But the idea is that if you’re a young investor, you can weather the storm and capitalize on an upward trend in the US economy that spans from the early 20th century to today. (Take a look at page 17 of this report to get an overall view.)

"It’s not as clear the US will be as dominant on the scene 2099 as it was in 1999."

That said, some researchers are advising a bit less blind faith when it comes to this kind of “buy and hold” strategy. As Edward McQuarrie, a professor emeritus at Santa Clara University, previously told Inverse, this strategy is informed by a period of history where the US won two world wars, became a financial leader, and “screwed the world like a colossus in the 50 years thereafter.”

“That basic research that fuels every bit of financial advice you ever read is confined to a period where the US was so successful,” McQuarrie continued. “How confident can we be about generalizing to the 21st century? It’s not as clear the US will be as dominant on the scene 2099 as it was in 1999.”

Additionally, there are suggestions that index funds may be getting too big for their own good. For a rundown of that emerging idea, take a look at this op-ed by founder of the Vanguard Group and father of the index fund John Bogle in the Wall Street Journal. Bloomberg has also published a deep-dive into the increasingly large sway that index funds have on our financial well-being.

That said, when I asked Abed Rabbani, an assistant professor of personal financial planning at the University of Missouri, for some advice, he said he still particularly likes low-cost index funds for younger investors.

“For investment in this age group, it’s important to invest in the low-cost index fund. That’s the best way to get into the investment world, get some experience. You don’t have to think about whether each company is good or bad,” he says.”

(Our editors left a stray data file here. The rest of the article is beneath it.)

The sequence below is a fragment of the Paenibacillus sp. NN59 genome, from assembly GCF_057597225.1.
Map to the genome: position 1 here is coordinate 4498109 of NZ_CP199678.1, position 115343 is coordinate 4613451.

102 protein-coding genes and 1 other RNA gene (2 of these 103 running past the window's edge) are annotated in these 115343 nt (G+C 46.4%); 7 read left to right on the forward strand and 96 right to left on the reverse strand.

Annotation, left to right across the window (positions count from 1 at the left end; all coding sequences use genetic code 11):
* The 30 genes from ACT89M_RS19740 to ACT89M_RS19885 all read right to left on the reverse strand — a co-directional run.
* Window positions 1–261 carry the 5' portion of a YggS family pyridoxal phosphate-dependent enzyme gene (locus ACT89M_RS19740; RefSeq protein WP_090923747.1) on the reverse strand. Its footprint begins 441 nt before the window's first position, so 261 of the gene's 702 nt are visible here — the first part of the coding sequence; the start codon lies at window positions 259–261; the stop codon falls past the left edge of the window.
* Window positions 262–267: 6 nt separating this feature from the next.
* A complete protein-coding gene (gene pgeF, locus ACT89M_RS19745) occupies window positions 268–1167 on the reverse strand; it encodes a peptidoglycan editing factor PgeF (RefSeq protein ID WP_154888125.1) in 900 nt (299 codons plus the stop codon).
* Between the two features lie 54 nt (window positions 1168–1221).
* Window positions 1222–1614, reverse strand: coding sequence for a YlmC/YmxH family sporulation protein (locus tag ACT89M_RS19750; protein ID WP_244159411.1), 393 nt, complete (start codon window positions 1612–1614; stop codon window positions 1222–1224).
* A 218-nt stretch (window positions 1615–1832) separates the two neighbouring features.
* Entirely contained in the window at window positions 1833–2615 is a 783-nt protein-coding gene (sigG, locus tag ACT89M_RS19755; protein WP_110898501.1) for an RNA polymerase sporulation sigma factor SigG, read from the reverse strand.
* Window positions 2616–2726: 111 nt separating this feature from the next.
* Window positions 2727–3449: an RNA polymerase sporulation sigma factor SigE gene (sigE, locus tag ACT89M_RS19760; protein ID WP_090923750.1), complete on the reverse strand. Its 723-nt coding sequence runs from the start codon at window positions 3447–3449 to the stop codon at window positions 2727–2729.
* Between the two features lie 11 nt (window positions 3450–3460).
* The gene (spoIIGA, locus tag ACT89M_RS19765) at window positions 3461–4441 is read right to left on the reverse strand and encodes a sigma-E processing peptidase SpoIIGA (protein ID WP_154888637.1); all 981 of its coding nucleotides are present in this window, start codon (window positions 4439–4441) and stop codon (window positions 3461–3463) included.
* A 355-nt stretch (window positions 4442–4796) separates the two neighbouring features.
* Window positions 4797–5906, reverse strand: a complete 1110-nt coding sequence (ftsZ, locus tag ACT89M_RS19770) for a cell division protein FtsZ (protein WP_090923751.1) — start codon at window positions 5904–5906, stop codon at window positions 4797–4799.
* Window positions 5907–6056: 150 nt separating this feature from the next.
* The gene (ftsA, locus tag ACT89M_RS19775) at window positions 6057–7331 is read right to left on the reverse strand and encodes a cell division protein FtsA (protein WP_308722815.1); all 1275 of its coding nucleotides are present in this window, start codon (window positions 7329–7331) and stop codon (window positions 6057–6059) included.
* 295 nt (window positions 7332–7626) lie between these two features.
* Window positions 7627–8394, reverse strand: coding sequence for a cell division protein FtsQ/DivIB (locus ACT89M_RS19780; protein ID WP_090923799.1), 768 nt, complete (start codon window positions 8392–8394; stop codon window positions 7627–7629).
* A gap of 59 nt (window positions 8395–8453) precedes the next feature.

What to look for in an index fund

Where things can get tricky for new investors, though, is sorting through all those different index funds.

To pick the right one for you, Rabbani suggests that you consider a few things:

What are your goals for this money? If you’re looking to use this money for something essential in the next few years, it’s best not to put any risk on it. It may actually be better off in savings

If you have decided to go the low-cost index fund route, you’re in it for the long haul. In the short run, you may lose money, but in the long run, you’re hoping history is on your side.

To add to that, you need to consider how much risk you’re willing to tolerate. As the market fluctuates, whatever purpose you’ve decided to dedicate that money too hangs in the balance. Know how much you’re willing to gamble with that.

If you are willing to place some risk on things, Rabbani says the next step is to do a little research.

Rabbani explains that one way you can learn to sort through index funds is to compare the breadth of each one. “Broad means whether it’s capturing the whole market or whether it’s just a segment of the market,” he says. “You want the broadest index possible.”

Finally, learn a little bit about at least some of the companies in the fund. Find out what challenges, from climate change to foreign policy, might impact them. If you buy in, those things will affect you, too.

“Understand and research what you are getting into. I strongly advise against jumping into investment without knowing anything,” Rabbani says.

Minimizing risk: one potential tactic

Once you’ve selected your index fund, Rabbani has one final recommendation: Don’t jump in all at once! Rather, you may want to consider spreading out your investment. That’s a technique called dollar cost averaging.

That means that instead of taking the lump sum and buying into one fund right away, break it up into smaller portions and invest each month (or on another schedule) instead of putting it in all at once.

“That means you’re avoiding some of the impact of volatility over the years,” says Rabbani.

A version of this article first appeared as the Strategy newsletter. Sign up for free to receive it weekly.